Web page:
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Expert Speak

Diabetic Retinopathy

World Diabetes Day 2002 focuses on vision problems for Diabetics with the theme: "Your Eyes and Diabetes - Don’t Lose Sight of the Risks”. Dr P Namperumalsamy, MS, DO, FAMS, Director of Aravind Eye Care System, Madurai, explains the treatment options available for Diabetic Retinopathy.


Who is at risk of diabetic retinopathy?

Diabetic retinopathy is a highly vascularised eye complication of both insulin dependent and non-insulin dependent of diabetes mellitus. The modern medical treatment of diabetes mellitus has increased the life expectancy of diabetes, but only to succumb to vascular complications affecting the eyes, brain, heart and kidneys. The duration of diabetes mellitus seems to have a direct association with the progression of diabetic retinopathy than the severity of the disease. It is the persistent increased blood sugar which is a high risk factor in developing diabetic retinopathy. In addition the other risk factors are high blood pressure, smoking, alcohol consumption and increased serum lipids. In insulin dependent diabetes mellitus the prevalence of diabetic retinopathy is 97.5% if the duration is 15 years or more and non-insulin dependent diabetes mellitus it is almost 80%.

Is it a prevalent condition amongst diabetes in India? Is the awareness high enough amongst us?

Diabetes mellitus itself is become more prevalent in India. According to WHO, the present population of 19 million diabetics in India will triple in number ie, 57 million in the year 2025 and will have the high incidence of diabetics in the world. About one third to one fourth of all diabetics irrespective of the duration of diabetes will have diabetic retinopathy, which leads to vision threatening lesions like macular oedema, new blood vessels that can bleed easily inside the eye.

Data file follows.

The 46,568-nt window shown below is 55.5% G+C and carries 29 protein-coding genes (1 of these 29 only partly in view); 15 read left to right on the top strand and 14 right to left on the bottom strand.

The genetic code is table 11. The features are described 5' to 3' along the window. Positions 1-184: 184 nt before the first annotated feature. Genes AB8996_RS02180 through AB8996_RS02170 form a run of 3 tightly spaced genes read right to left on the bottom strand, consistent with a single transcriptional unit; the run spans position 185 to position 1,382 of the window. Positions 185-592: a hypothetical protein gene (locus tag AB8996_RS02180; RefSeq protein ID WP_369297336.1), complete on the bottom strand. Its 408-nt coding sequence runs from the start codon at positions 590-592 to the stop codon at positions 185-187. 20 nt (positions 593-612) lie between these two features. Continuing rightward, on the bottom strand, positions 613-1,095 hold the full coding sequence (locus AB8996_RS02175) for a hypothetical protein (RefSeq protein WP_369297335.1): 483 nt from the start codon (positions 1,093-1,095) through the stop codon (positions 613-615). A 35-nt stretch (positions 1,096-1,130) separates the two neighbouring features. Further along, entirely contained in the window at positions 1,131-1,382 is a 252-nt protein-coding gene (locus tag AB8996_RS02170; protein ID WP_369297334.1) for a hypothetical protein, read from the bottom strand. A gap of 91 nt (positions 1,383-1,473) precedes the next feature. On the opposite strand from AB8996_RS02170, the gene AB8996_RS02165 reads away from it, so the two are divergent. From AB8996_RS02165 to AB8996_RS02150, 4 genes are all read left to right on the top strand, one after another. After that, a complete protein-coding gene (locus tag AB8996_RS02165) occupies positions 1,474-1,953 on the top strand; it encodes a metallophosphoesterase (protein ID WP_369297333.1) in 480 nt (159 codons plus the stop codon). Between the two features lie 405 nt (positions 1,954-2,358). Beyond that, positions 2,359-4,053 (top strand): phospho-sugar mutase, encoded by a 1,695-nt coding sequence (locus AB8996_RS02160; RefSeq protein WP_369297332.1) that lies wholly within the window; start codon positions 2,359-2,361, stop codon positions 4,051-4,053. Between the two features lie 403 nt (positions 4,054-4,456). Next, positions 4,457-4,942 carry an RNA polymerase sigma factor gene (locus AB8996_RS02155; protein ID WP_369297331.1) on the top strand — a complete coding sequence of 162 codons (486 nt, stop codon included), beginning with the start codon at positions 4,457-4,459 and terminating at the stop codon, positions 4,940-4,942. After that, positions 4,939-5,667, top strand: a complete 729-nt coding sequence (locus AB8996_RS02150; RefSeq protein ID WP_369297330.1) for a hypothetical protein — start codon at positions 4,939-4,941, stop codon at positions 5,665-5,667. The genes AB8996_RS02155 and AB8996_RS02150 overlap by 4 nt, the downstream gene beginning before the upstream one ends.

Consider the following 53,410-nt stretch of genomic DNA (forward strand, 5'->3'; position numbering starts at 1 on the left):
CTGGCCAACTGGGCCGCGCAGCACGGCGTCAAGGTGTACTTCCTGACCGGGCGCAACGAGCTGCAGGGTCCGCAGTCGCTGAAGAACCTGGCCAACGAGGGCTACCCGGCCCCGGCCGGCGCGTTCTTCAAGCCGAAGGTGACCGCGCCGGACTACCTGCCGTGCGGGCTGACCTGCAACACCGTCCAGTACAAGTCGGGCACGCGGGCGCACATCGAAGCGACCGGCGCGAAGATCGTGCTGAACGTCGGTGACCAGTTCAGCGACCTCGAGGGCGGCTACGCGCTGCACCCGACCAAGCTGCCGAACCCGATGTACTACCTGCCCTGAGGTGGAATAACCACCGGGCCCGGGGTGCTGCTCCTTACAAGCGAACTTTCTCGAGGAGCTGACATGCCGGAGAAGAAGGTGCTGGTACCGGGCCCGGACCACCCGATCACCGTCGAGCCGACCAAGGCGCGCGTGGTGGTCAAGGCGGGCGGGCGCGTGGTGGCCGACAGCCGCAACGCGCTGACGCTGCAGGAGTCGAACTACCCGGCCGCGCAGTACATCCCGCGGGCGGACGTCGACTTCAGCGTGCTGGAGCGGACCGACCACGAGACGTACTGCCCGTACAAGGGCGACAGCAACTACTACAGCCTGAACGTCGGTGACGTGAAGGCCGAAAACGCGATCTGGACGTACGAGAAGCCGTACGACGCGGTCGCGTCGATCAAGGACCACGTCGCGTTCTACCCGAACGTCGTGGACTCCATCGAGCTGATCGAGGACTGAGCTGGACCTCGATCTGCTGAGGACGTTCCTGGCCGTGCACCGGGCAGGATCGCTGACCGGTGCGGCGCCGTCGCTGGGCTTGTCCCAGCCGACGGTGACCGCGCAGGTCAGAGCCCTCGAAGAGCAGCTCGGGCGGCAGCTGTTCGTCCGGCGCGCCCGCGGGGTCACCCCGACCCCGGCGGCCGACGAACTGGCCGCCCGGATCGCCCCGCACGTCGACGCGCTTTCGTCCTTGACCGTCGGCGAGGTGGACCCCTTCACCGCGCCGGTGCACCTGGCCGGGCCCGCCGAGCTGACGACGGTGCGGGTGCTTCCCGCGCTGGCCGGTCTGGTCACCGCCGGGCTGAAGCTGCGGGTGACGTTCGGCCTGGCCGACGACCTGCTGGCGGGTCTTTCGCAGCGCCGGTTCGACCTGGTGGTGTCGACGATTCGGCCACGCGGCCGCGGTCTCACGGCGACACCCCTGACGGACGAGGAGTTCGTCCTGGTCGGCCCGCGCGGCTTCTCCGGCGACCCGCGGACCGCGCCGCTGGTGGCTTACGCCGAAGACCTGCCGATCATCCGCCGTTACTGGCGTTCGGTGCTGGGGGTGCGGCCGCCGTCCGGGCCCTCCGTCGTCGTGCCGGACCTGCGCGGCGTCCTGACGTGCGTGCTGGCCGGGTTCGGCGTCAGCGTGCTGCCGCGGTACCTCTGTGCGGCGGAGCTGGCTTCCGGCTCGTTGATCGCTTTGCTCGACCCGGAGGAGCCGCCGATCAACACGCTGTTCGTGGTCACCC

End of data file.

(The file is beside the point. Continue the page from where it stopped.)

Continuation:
What are the warning signals that should alert the patient?

Unfortunately diabetic retinopathy is often asymptomatic in the early stages where the treatment is effective and visual loss is a late symptom. Hence the screening for diabetic retinopathy of all diabetic people and a periodic examination of the fundus is very important to prevent blindness due to diabetic retinopathy.

What are the treatment options for diabetic retinopathy?

The treatment options are management through the following methods or laser/surgery:

  1. Intensive Glucose control. (Reduction in progression of retinopathy and reduction in need for laser surgery has been noted with the good control of blood glucose.)

  2. Optimum control of blood pressure will reduce the chances of developing diabetic retinopathy.

  3. Control of serum lipids is essential to prevent progression of diabetic retinopathy.

It must be noted that:

  • There are no medical drugs available at present to treat diabetic retinopathy.